Household Energy, Coping Strategies and Health Effects in the Bongo District of Ghana

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Currently millions of people around the globe rely on wood as a source of fuel for cooking. Although this situation not only pertains to impoverished rural communities, it is within these communities and in developing countries like Ghana that this is occurring the most. The burning of wood in open fires is causing a number of health problems but is also deteriorating for the rural household economy as well as for the local and global environment. Women and children are the main groups exposed to the indoor smoke produced while cooking. Illnesses as a result of this exposure take millions of lives every year. This thesis looks into the relationship between rural household energy consumption patterns, coping strategies and health effects for domestic cooking in the Bongo district in the Upper East Region of Ghana. Several methods including household survey; focus group discussion and key informant interviews were employed to collect data at household and individual levels. The methods involved queries on several aspects of household energy consumption. The survey of household energy consumption pattern was carried out in fifteen communities comprising of 625 households between January-April 2006. The households surveyed covered heterogeneous population belonging to different income, educational and social groups. Daily average concentrations of respirable particulates and carbon monoxide from woodsmoke in 45 rural homes selected through stratified random sampling from the Bongo district in Ghana was also quantified using UCB Particle Monitors. CO was measured with Onset HOBO Loggers. Graphical, cross-tabulation and multinomial logistic regression methods are applied to data drawn from Household Survey. The results indicated that there was more availability and utilization of solid biomass fuels as energy resources in domestic sector as compared to the commercial fuels. Crop residues, firewood and Charcoal were found to be the three main fuels used for cooking, though LPG was also used along with biomass fuels. But complete conversion to cleaner fuels has not taken place yet even in households that has been using LPG for many years. Income was an important factor determining the choice of fuel for cooking, but there were some socio-cultural factors which were equally important in making fuel preferences at household level. The use of biomass fuels; from it collection to combustion also has impacts on the health of the user. Result from the woodsmoke monitoring shows that the values of respirable particles (PM2.5) ranged from 0.05–6 _g.39mg/m3 and 2.90- 45.60ppm for CO. Both PM2.5 and CO concentrations were well above both the World Health Organisation 24-hour Guideline and Interim Targets. Observed health effects from the collection and use of biofuels included eye discomfort, headache, backache, coughing, skin irritation, stiff necks and chest pains. Extrapolation of diseases with PM concentration showed that households were in a higher risk of being infected with respiratory diseases from the use of biomass fuels. This observation confirms with the self-reported symptoms associated with biomass fuel use where respiratory diseases dominated (cough, wheezing, shortness of breath, eye irritation). Considering that traditional biomass will likely continue to be the most popular cooking fuel in rural areas of the district in the near future, and that households can achieve considerable welfare gains from improvement in stoves and kitchen ventilation, the analysis suggests that the government should consider reviving the improved stove program with a new advanced stove strategy coupled with conducting advocacy campaigns on how to improve kitchen ventilation.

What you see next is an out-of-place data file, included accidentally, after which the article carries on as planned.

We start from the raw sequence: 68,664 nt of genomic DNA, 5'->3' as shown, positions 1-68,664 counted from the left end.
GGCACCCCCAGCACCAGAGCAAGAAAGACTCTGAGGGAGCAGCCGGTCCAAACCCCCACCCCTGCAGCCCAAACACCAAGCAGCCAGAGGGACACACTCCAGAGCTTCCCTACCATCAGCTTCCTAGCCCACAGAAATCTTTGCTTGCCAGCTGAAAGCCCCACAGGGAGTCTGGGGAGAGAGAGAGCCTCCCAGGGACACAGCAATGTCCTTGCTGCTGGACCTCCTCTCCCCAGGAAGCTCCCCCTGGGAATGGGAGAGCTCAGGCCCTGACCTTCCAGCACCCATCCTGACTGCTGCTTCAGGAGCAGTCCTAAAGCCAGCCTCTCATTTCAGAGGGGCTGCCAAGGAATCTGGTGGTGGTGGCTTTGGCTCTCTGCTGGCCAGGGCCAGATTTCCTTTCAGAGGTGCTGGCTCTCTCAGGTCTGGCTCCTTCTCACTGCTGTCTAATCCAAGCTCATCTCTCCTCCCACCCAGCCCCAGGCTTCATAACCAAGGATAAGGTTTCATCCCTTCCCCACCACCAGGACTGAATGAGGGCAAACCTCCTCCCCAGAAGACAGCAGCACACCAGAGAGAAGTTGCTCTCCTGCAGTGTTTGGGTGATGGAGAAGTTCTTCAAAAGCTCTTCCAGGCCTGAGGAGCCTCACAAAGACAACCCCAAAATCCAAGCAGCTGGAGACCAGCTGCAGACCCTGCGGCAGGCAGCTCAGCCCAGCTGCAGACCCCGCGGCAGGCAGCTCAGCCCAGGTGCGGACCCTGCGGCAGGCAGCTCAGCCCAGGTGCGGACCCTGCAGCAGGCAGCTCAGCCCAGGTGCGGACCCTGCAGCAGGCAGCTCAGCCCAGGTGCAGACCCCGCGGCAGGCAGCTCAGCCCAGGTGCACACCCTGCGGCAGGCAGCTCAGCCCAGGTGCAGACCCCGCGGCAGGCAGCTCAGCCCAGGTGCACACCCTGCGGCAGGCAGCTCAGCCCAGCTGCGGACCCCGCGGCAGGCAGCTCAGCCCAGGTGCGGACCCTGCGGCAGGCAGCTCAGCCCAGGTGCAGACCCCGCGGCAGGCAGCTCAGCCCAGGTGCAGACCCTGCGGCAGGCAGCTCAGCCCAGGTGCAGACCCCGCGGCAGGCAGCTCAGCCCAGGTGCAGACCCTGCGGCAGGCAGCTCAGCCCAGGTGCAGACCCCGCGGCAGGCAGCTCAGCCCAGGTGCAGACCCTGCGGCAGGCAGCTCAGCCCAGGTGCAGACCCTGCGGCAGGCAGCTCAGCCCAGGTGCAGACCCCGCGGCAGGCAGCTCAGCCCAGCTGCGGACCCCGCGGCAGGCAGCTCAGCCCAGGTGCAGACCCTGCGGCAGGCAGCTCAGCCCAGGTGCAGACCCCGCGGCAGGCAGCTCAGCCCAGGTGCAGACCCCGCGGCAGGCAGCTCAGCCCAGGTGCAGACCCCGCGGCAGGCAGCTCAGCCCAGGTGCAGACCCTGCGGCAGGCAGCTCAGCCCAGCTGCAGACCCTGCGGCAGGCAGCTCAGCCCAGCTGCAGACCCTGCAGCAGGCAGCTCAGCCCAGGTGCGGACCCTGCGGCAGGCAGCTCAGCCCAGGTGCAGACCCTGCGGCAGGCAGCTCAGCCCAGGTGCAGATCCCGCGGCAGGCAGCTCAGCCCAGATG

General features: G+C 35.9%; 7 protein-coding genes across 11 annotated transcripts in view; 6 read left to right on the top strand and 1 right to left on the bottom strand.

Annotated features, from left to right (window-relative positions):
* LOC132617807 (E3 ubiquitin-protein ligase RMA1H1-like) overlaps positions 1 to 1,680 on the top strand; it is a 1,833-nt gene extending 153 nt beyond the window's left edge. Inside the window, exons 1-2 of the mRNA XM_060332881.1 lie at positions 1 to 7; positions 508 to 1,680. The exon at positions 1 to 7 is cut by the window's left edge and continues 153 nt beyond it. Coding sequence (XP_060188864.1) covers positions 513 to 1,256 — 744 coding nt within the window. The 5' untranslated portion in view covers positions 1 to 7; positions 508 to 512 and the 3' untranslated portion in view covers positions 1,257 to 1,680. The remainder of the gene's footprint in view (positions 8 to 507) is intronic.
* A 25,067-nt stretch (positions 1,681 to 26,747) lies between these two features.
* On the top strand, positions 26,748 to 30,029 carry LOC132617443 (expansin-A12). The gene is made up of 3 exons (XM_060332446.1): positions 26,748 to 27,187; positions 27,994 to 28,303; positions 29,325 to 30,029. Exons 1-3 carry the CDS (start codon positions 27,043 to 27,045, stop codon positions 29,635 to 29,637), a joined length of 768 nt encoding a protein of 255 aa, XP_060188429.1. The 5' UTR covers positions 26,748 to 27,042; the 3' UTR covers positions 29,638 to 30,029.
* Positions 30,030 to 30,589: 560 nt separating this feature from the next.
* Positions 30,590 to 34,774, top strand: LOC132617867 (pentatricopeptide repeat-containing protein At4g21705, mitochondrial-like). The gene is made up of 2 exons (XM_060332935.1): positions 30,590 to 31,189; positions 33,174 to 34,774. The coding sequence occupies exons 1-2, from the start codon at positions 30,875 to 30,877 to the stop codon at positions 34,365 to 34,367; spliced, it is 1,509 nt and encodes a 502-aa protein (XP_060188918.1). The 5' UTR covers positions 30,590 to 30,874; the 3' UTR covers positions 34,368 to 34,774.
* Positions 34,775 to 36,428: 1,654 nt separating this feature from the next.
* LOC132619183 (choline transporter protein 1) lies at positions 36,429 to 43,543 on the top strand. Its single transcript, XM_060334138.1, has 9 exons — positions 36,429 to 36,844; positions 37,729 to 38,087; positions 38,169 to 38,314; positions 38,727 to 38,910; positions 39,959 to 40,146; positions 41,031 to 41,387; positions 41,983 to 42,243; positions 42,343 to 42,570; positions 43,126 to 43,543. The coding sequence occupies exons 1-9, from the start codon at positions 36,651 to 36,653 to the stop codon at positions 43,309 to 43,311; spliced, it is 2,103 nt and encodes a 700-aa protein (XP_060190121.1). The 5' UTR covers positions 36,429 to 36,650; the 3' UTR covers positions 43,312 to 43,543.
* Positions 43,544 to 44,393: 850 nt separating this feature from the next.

A thesis submitted to the Department of Planning Kwame Nkrumah University of Science and Technology, Kumasi In partial fulfillment of the requirements for the degree of DOCTOR OF PHILOSOPHY , May.